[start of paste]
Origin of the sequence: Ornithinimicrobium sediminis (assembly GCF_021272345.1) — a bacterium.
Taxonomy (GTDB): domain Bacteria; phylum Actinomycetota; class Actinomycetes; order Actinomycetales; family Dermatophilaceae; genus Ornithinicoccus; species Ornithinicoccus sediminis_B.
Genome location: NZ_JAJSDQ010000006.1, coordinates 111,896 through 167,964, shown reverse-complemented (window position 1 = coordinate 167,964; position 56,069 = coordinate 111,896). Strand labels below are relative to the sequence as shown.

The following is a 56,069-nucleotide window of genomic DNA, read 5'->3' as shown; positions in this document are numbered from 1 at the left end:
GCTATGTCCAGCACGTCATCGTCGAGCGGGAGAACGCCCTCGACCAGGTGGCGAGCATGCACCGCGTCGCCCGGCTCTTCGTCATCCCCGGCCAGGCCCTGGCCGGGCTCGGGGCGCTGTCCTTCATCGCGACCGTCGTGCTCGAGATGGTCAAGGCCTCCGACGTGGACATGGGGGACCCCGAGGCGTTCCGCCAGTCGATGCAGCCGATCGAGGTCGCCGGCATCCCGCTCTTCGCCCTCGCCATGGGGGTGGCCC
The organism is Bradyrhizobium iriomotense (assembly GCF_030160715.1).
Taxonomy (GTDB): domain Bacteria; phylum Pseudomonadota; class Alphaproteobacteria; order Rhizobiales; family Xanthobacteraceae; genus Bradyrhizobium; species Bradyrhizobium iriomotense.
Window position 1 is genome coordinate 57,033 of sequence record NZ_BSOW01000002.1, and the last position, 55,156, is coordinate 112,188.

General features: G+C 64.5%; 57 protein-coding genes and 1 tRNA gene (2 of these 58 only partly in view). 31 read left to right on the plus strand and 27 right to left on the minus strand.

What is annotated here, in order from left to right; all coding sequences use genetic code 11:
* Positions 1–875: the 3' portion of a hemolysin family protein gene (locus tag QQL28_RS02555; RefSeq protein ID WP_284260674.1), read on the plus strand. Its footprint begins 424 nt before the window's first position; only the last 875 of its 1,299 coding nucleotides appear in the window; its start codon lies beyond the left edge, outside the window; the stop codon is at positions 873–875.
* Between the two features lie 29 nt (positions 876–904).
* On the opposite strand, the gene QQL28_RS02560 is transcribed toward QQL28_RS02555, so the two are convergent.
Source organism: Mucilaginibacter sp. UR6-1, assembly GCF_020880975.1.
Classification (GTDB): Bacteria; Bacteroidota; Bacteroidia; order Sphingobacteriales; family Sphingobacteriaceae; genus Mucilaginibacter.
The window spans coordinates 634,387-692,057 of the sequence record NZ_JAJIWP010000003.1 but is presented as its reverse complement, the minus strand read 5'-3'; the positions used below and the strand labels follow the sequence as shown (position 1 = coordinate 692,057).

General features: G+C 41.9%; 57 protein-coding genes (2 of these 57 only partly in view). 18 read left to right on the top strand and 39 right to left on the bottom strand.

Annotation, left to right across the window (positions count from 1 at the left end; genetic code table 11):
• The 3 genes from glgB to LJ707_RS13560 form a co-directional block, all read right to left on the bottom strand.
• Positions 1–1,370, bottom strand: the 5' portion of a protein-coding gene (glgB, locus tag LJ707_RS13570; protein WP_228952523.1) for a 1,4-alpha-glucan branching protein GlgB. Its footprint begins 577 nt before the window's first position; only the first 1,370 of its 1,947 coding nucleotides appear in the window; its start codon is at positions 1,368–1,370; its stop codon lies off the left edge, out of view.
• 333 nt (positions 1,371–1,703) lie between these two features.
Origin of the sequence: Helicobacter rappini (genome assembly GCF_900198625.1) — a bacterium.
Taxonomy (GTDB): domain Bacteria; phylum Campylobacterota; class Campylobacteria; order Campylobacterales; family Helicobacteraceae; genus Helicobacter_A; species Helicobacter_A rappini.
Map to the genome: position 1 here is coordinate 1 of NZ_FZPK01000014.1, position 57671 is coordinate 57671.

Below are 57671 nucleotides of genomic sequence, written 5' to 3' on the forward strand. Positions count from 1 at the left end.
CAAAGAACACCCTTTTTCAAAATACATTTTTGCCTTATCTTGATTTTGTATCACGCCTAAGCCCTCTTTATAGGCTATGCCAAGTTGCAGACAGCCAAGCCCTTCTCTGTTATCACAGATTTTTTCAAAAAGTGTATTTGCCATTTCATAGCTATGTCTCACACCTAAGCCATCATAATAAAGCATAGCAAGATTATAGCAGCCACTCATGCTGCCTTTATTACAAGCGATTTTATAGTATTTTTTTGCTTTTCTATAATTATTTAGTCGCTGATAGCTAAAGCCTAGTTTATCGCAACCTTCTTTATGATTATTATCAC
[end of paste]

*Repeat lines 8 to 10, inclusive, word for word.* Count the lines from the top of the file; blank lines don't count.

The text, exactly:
Window position 1 is genome coordinate 57,033 of sequence record NZ_BSOW01000002.1, and the last position, 55,156, is coordinate 112,188.

General features: G+C 64.5%; 57 protein-coding genes and 1 tRNA gene (2 of these 58 only partly in view). 31 read left to right on the plus strand and 27 right to left on the minus strand.

What is annotated here, in order from left to right; all coding sequences use genetic code 11: